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The Long Road To Recovery

Editor’s Note: Heroin use has exploded in the Upper Ohio Valley over the past year, and with it has come overdoses, devastated families and community ruin. The epidemic led U.S. Attorney William Ihlenfeld, Circuit Judge David Sims and many others to last week present the Ohio Valley Addiction Action Plan, which calls for better treatment options and more education to deal with the problem – a problem that one county sheriff said claims two lives in Brooke County each week. But, in reality, only those who have become addicted to heroin – and those who treat them – can tell the true story. Today, we present “Donald’s” story below, along with stories on page C1 from those who deal with heroin addiction and overdoses each day.

WHEELING – Donald started taking pain pills after he injured his back, but by the time his prescription ran out, he was addicted to the narcotic.

Soon thereafter he became addicted to heroin, which is cheaper and more available than pills. His addiction quickly consumed his life, and when he wasn’t high, Donald would go into withdrawal, a feeling he calls “dope sick.”

“It feels like you’ve been hit by a truck. … Your whole body aches. You’re hypersensitive to touch. You vomit and have diarrhea and cold sweats,” he said. “It’s like having a super bad hangover but it lasts for a week.

“The driving force is not to be sick. You’re not really taking the (drugs) to get high, just to be normal. You’re taking it not to be sick.”

Donald’s also seen 15 friends and fellow users die from drug overdoses in the past few years. It’s helped him better understand the need to get clean.

The alternative, he knows, is death.

A patient of the Recovery-Based Outpatient Opioid Treatment Services clinic of Wheeling, Donald – who is being referred to by first name only to protect his identity – said he dabbled with pills in high school and college, but it wasn’t until he started having back pain that he became hooked on prescription narcotics.

After his doctor cut off the pain medication, Donald starting buying on the street. First it was pills, then heroin.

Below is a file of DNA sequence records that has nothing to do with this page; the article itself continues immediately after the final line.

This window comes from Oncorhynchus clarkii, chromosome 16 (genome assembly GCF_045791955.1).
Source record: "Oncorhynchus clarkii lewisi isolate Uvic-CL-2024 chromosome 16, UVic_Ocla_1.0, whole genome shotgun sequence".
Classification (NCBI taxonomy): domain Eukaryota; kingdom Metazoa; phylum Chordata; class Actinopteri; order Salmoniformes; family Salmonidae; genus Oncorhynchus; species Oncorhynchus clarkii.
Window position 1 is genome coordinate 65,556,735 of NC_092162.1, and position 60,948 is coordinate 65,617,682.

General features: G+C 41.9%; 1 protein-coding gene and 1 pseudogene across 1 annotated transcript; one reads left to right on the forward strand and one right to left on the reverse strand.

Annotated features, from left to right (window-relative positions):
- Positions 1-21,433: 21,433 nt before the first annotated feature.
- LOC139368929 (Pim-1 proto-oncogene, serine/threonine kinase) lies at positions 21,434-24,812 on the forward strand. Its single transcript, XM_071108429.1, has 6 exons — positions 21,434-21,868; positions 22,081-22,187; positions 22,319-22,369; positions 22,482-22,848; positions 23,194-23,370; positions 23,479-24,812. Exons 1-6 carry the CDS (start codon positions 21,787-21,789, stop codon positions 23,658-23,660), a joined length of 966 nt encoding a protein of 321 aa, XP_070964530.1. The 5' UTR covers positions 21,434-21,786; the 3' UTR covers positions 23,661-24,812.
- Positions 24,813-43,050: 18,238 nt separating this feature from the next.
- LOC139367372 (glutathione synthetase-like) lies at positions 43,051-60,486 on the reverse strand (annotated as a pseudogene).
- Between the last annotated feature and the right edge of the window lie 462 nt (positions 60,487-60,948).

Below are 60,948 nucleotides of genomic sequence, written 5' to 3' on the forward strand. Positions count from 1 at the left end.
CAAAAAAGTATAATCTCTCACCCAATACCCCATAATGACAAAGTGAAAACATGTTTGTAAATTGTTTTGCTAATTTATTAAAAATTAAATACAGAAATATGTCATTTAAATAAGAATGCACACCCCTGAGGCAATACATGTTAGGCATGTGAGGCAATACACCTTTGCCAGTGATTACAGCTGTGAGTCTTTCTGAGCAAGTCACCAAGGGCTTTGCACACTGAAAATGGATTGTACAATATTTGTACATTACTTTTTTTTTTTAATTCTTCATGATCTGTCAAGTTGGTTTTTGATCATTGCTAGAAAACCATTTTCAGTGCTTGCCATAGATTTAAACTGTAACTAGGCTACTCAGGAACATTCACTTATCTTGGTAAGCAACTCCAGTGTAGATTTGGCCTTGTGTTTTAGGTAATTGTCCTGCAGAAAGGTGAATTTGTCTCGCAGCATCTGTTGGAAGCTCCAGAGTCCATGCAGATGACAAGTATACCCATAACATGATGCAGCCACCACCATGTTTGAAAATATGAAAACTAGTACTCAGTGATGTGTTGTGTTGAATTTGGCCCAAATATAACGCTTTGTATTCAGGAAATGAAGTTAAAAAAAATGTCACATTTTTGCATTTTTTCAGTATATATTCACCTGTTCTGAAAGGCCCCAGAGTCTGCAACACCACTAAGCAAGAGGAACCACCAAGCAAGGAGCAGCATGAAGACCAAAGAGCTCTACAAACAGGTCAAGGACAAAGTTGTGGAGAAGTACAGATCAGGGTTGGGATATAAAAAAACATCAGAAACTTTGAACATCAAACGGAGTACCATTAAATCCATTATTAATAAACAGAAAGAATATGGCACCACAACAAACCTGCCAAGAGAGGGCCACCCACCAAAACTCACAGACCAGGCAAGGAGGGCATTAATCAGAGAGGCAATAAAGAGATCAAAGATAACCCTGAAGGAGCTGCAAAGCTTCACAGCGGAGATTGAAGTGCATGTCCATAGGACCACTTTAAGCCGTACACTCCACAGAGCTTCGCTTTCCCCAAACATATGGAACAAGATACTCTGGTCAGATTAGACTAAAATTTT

About a year ago, the pills cost about $45 apiece. When the pills became too expensive, he started buying stamps of heroin to snort that cost much less – $15 to $20 each. He said he purchased pills and heroin in both Wheeling and Martins Ferry, and he believes both drugs are widely available throughout the Upper Ohio Valley.

“People would be surprised how many in the valley are hooked on” heroin and painkillers, he said.

Earlier this month, Donald said he had been clean for 303 consecutive days, thanks to a drug called Suboxone and the help he’s received from the ROOTS clinic, run by psychiatrists Drs. Jeffrey Richmond, Ryan Wakim and Scott Gilchrist.

But his battle is far from over.

Donald became addicted to pills when he was about 28 years old. He also did heroin for about eight months.

“I got tired of all the running around and all the money wasted on it. … I wanted to stop, and was actually buying Suboxone on the street to try and stop. I didn’t know about it in clinics,” he said.

“I was tired of the threat of getting arrested for having (Suboxone) without a prescription even though I was trying to get clean. When you’re in the middle of that, your whole life is consumed by it. You’re trying to get it, to find the money to get it, using it. … You can’t do anything with your life.”

Donald said he tries not to recall how he was when he was high – or even worse, when he was trying to find money and drugs to get high. That’s a chapter of his life that he’s trying to forget.